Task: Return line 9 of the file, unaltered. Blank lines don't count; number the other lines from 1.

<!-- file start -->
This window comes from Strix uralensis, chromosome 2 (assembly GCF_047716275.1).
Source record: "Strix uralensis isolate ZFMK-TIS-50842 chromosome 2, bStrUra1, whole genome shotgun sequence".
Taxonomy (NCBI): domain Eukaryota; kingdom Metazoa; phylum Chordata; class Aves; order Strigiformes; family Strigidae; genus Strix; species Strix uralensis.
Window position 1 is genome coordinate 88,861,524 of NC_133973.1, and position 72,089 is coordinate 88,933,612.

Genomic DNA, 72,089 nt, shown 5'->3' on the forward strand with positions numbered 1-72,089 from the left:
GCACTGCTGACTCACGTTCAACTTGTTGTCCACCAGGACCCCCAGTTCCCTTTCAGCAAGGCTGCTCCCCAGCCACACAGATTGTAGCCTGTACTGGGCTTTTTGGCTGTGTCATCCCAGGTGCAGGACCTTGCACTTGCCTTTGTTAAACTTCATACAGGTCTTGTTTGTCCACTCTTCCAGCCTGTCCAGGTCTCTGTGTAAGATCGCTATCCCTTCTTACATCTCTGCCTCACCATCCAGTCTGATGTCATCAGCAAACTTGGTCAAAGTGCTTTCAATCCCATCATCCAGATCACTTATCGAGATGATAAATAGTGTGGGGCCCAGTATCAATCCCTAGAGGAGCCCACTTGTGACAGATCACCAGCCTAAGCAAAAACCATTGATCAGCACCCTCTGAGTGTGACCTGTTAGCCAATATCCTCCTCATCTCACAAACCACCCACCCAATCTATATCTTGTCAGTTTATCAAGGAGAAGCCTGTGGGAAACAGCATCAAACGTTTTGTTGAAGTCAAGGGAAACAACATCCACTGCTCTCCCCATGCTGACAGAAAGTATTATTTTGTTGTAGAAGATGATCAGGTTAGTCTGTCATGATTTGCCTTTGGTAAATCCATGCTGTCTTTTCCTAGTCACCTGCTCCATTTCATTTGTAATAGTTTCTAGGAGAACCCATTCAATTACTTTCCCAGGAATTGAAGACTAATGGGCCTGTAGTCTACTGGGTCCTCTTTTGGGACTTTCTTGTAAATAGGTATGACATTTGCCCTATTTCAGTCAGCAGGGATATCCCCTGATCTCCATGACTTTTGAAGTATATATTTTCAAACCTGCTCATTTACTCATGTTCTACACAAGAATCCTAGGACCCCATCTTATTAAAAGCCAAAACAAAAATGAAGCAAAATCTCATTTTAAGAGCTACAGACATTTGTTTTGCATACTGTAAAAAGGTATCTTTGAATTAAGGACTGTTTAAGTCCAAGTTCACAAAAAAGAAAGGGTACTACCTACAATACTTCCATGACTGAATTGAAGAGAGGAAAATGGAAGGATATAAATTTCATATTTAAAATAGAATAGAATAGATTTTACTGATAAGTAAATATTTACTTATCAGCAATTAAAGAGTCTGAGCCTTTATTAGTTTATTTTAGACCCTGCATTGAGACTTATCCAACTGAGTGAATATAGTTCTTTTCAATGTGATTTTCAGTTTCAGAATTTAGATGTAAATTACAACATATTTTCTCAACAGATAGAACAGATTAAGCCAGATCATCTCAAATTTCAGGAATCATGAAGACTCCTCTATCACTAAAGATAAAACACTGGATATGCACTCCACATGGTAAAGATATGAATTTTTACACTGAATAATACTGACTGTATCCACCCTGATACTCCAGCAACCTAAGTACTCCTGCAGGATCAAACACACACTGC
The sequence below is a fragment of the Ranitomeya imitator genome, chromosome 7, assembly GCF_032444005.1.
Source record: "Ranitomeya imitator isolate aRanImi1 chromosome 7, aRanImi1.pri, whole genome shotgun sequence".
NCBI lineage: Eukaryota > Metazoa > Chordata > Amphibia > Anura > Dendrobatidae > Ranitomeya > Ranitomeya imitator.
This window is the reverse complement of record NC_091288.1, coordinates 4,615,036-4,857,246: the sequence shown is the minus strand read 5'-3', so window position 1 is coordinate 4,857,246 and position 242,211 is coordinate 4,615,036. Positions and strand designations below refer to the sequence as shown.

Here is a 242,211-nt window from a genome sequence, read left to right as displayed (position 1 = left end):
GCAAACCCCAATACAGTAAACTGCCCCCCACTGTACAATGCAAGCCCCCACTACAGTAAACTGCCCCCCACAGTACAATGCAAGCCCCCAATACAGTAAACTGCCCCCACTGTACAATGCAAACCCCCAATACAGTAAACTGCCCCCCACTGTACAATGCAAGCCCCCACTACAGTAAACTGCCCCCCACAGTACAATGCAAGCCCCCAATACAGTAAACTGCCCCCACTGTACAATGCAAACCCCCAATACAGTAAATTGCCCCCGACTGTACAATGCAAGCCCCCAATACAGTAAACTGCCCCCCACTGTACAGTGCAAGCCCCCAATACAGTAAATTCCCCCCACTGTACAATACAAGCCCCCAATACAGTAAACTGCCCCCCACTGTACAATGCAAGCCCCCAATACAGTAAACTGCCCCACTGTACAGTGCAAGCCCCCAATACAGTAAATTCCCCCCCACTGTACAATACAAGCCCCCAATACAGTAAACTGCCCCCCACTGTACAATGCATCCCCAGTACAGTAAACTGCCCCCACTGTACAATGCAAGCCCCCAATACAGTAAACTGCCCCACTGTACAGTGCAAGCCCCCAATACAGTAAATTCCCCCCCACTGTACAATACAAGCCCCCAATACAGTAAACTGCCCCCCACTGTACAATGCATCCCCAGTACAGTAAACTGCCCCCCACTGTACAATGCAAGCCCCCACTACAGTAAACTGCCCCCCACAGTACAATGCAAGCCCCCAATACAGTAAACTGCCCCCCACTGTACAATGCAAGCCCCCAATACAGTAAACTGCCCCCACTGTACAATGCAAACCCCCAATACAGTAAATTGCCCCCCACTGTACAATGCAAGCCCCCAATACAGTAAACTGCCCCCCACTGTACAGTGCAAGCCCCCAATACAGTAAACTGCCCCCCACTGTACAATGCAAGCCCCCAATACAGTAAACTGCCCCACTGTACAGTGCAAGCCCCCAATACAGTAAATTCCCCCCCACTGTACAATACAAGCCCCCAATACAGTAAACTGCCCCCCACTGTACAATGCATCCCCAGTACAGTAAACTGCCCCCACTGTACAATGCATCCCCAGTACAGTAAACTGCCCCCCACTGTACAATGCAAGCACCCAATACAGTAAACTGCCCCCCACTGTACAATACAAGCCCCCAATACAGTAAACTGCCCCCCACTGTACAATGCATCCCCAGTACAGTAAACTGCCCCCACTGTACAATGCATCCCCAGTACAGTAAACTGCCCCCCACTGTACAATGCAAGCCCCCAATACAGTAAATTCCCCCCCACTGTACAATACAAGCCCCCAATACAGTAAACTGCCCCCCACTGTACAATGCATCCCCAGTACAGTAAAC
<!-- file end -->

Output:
NCBI lineage: Eukaryota > Metazoa > Chordata > Amphibia > Anura > Dendrobatidae > Ranitomeya > Ranitomeya imitator.